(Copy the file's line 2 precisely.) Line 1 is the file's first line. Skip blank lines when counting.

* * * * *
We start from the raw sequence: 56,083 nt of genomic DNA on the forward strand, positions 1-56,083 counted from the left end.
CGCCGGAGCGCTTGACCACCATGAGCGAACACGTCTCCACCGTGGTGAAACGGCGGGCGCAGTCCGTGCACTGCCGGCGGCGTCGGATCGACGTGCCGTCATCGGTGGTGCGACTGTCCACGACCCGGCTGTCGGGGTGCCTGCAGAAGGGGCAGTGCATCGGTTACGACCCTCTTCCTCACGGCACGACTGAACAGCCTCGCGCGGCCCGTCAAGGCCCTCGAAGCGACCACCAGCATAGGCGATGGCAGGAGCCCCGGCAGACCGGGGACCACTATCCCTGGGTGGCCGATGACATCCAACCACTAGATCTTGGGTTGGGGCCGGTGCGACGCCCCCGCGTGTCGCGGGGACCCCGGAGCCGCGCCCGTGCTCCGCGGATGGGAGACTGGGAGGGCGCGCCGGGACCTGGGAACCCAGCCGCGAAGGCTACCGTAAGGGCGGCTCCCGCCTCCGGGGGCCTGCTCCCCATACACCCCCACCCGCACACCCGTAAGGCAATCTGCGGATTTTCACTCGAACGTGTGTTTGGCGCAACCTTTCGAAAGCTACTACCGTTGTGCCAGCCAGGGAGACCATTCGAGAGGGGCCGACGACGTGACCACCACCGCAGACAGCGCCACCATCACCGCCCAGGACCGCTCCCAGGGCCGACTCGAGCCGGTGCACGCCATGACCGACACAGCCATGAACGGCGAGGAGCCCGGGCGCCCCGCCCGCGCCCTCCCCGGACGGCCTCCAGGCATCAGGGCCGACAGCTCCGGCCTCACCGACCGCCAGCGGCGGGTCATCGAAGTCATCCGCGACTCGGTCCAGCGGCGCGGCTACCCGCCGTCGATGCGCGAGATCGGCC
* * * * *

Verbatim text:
CGCCGGAGCGCTTGACCACCATGAGCGAACACGTCTCCACCGTGGTGAAACGGCGGGCGCAGTCCGTGCACTGCCGGCGGCGTCGGATCGACGTGCCGTCATCGGTGGTGCGACTGTCCACGACCCGGCTGTCGGGGTGCCTGCAGAAGGGGCAGTGCATCGGTTACGACCCTCTTCCTCACGGCACGACTGAACAGCCTCGCGCGGCCCGTCAAGGCCCTCGAAGCGACCACCAGCATAGGCGATGGCAGGAGCCCCGGCAGACCGGGGACCACTATCCCTGGGTGGCCGATGACATCCAACCACTAGATCTTGGGTTGGGGCCGGTGCGACGCCCCCGCGTGTCGCGGGGACCCCGGAGCCGCGCCCGTGCTCCGCGGATGGGAGACTGGGAGGGCGCGCCGGGACCTGGGAACCCAGCCGCGAAGGCTACCGTAAGGGCGGCTCCCGCCTCCGGGGGCCTGCTCCCCATACACCCCCACCCGCACACCCGTAAGGCAATCTGCGGATTTTCACTCGAACGTGTGTTTGGCGCAACCTTTCGAAAGCTACTACCGTTGTGCCAGCCAGGGAGACCATTCGAGAGGGGCCGACGACGTGACCACCACCGCAGACAGCGCCACCATCACCGCCCAGGACCGCTCCCAGGGCCGACTCGAGCCGGTGCACGCCATGACCGACACAGCCATGAACGGCGAGGAGCCCGGGCGCCCCGCCCGCGCCCTCCCCGGACGGCCTCCAGGCATCAGGGCCGACAGCTCCGGCCTCACCGACCGCCAGCGGCGGGTCATCGAAGTCATCCGCGACTCGGTCCAGCGGCGCGGCTACCCGCCGTCGATGCGCGAGATCGGCC